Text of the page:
It is a mistake though to think that all who were accused were executed. Many were ofcourse, but there were other outcomes. Some, after evidence, were acquitted. A case in 1589 states that ‘certain honest neighbours’ were brought together to declare whether a woman, Guddal, was a witch as one of her kin had stated. In this case four men were examined by the kirk-session and declared that “they never saw such thing of her whereby they might suspect her of witchcraft, but that she was an honest poor women.”

It is also an error to think that all who were sentenced to death were burnt alive, This is a very graphic image and as such often depicted as a most sensational fate and ultimate deterant to any misguided soul contemplating calling upon evil to achieve their goals. In reality only a few were still alive when the fires of hell licked at their feet. By far the most common method of despatch was strangulation, followed by the burning of the body at the stake. Where a witch was accused of other crimes, the more human crime of murder for instance, they could be beheaded or hanged the same as any ordinary criminal. In addition, and according to the type of court presiding, a witch could be banished or excommunicated. Some escaped and fled, but this was no easy was out either in a country where rural life was harsh and kin and communities were close.

Such was the growing paranoia that there was a number of ways a person could be identified and thus tried as being a witch. Aside from the Devil’s Mark, as already mentioned, having or indeed causing physical defect was also deemed incriminating. In times when genetics and science couldn’t teach that occasional random mutations took place in nature the only explanation was that there was someone to blame. Someone had actually done this and by means that a God-fearing community could not hope to understand. Indeed some of the deformations were so sensational it had to have been done with the help of a force beyond a mere human. In the reign of King Caratake “in Carrick was a child born perfect in all his limbs saving the head, which was like unto a raven’s” . This, however, was a very early example, and by the time of the main persecutions the defects could be far more subtle, but equally damning. At trial other forms of evidence were brought forward. The most useful for the prosecution was a confession, usually procured under torture – a valid form of interrogation. Not only did they hear what they wanted to hear, they very often got the names of other witches. If a confession was not secured there was always Neighbours Testimony. Curiously, these cases rarely included mention of the Devil, but rather the accused just being held to blame for some local misfortune. As already mentioned, other witches often provided the names to the authorities and this was considered quite damning evidence, especially if the original witch had indeed been condemned. The accused would then be subject to the same indignities and hopefully produce more names for consideration. Trials were not always swift. An accused witch could be thrown into gaol for a year or so before moving on to a more final fate. Such was the case for a witch named Elspeth McEwan, from the parish of Balmaclellan. Her story is told in another blog.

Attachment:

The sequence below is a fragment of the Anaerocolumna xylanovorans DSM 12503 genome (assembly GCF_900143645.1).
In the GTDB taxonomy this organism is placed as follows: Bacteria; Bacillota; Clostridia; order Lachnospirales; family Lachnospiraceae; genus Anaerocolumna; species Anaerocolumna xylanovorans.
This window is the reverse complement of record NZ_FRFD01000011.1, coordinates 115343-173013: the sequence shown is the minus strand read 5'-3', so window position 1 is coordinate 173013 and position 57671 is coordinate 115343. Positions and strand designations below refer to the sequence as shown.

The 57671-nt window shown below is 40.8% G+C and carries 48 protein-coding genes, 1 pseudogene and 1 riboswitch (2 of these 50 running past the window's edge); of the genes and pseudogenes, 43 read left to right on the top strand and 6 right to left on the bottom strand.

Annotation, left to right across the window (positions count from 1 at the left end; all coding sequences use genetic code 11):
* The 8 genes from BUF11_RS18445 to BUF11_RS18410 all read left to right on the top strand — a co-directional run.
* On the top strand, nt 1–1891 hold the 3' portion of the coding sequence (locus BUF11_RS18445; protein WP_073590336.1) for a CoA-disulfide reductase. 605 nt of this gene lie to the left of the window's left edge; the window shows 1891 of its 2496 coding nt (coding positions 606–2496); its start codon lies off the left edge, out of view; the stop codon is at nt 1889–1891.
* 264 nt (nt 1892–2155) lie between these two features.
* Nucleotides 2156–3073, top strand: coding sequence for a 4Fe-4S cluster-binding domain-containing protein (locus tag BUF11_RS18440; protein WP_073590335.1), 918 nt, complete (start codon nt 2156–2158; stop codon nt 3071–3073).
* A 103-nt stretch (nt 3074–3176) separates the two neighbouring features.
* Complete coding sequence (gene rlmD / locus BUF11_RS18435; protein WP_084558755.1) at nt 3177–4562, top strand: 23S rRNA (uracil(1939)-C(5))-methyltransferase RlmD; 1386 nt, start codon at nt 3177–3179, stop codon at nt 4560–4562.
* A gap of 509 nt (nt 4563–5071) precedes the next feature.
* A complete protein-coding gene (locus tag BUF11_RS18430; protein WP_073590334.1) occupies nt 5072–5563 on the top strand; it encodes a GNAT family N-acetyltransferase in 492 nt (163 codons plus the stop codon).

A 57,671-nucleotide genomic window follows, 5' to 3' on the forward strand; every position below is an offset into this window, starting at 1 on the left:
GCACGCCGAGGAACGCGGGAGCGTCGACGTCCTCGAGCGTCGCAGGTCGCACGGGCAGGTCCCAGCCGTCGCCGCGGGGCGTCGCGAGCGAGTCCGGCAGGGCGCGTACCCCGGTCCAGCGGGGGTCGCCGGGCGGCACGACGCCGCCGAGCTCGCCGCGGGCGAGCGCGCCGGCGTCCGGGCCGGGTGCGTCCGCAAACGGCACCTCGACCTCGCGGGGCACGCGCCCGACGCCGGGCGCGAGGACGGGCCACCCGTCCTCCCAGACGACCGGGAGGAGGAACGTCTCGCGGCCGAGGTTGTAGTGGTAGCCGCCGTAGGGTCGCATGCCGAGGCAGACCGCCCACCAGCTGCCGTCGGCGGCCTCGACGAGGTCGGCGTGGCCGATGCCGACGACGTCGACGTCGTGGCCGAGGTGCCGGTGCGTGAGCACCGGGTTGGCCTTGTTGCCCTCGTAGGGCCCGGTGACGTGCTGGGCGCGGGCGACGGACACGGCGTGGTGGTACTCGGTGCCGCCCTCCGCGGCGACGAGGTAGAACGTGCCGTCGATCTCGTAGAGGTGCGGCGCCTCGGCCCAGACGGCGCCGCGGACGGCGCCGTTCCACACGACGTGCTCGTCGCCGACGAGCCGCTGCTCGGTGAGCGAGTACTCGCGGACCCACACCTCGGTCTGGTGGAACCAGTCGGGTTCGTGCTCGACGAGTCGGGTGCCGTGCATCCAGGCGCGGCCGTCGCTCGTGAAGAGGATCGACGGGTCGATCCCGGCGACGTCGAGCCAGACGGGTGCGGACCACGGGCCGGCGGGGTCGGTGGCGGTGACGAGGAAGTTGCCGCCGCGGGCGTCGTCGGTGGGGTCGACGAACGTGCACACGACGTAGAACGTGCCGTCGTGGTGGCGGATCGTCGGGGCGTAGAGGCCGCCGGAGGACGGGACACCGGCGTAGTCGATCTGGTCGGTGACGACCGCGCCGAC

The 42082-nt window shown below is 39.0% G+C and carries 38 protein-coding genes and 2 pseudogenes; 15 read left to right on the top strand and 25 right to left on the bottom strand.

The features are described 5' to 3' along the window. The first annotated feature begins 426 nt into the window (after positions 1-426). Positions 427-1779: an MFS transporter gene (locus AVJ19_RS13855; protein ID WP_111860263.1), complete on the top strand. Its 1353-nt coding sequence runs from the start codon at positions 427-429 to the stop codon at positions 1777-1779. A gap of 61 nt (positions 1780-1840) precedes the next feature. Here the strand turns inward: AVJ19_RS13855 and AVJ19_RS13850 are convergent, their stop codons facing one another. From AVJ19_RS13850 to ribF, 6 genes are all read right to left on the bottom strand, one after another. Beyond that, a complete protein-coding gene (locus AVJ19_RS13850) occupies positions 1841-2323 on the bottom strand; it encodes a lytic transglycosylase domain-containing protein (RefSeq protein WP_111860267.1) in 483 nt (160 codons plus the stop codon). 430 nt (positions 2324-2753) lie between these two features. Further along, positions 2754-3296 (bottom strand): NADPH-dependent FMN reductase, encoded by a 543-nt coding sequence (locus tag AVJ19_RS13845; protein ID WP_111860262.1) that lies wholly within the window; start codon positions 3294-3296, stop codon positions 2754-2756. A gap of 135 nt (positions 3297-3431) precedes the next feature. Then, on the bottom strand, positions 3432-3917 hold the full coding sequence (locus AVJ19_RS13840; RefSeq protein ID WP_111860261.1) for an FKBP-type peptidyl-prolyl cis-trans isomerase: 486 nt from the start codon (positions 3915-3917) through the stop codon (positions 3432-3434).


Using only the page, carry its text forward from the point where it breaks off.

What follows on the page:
In the final part of this blog I'll cover some of the trials and and final days of the witch hunts....